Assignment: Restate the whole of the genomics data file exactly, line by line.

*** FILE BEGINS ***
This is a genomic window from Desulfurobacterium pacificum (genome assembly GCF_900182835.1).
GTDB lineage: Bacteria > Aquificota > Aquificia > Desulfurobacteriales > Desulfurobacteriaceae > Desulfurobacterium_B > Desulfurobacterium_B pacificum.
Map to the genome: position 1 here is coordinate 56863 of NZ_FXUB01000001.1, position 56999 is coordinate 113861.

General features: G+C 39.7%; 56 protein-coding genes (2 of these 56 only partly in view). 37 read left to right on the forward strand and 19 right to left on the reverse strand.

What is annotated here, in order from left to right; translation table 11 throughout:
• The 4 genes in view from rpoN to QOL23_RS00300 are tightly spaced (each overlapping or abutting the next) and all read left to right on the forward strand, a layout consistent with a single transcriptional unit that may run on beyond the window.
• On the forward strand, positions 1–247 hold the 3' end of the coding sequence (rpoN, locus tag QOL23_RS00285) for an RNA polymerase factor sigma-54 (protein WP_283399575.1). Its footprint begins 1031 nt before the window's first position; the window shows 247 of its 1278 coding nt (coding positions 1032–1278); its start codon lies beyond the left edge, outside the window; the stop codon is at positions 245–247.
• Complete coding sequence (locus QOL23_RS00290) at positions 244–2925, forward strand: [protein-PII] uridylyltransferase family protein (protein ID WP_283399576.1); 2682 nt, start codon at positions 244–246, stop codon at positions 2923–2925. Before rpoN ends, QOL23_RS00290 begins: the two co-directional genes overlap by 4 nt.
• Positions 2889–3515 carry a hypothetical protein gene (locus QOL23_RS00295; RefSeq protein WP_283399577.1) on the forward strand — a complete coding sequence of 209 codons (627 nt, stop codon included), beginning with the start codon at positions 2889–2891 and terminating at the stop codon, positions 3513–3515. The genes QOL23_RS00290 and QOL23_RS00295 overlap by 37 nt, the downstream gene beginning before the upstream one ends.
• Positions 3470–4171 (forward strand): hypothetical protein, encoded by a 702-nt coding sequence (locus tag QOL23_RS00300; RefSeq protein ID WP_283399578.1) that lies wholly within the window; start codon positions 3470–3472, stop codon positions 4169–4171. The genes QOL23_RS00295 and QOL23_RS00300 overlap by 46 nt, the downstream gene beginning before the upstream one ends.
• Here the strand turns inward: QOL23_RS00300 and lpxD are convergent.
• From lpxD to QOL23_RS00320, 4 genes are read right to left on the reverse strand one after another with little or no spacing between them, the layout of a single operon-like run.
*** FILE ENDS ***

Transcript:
This is a genomic window from Desulfurobacterium pacificum (genome assembly GCF_900182835.1).
GTDB lineage: Bacteria > Aquificota > Aquificia > Desulfurobacteriales > Desulfurobacteriaceae > Desulfurobacterium_B > Desulfurobacterium_B pacificum.
Map to the genome: position 1 here is coordinate 56863 of NZ_FXUB01000001.1, position 56999 is coordinate 113861.

General features: G+C 39.7%; 56 protein-coding genes (2 of these 56 only partly in view). 37 read left to right on the forward strand and 19 right to left on the reverse strand.

What is annotated here, in order from left to right; translation table 11 throughout:
• The 4 genes in view from rpoN to QOL23_RS00300 are tightly spaced (each overlapping or abutting the next) and all read left to right on the forward strand, a layout consistent with a single transcriptional unit that may run on beyond the window.
• On the forward strand, positions 1–247 hold the 3' end of the coding sequence (rpoN, locus tag QOL23_RS00285) for an RNA polymerase factor sigma-54 (protein WP_283399575.1). Its footprint begins 1031 nt before the window's first position; the window shows 247 of its 1278 coding nt (coding positions 1032–1278); its start codon lies beyond the left edge, outside the window; the stop codon is at positions 245–247.
• Complete coding sequence (locus QOL23_RS00290) at positions 244–2925, forward strand: [protein-PII] uridylyltransferase family protein (protein ID WP_283399576.1); 2682 nt, start codon at positions 244–246, stop codon at positions 2923–2925. Before rpoN ends, QOL23_RS00290 begins: the two co-directional genes overlap by 4 nt.
• Positions 2889–3515 carry a hypothetical protein gene (locus QOL23_RS00295; RefSeq protein WP_283399577.1) on the forward strand — a complete coding sequence of 209 codons (627 nt, stop codon included), beginning with the start codon at positions 2889–2891 and terminating at the stop codon, positions 3513–3515. The genes QOL23_RS00290 and QOL23_RS00295 overlap by 37 nt, the downstream gene beginning before the upstream one ends.
• Positions 3470–4171 (forward strand): hypothetical protein, encoded by a 702-nt coding sequence (locus tag QOL23_RS00300; RefSeq protein ID WP_283399578.1) that lies wholly within the window; start codon positions 3470–3472, stop codon positions 4169–4171. The genes QOL23_RS00295 and QOL23_RS00300 overlap by 46 nt, the downstream gene beginning before the upstream one ends.
• Here the strand turns inward: QOL23_RS00300 and lpxD are convergent.
• From lpxD to QOL23_RS00320, 4 genes are read right to left on the reverse strand one after another with little or no spacing between them, the layout of a single operon-like run.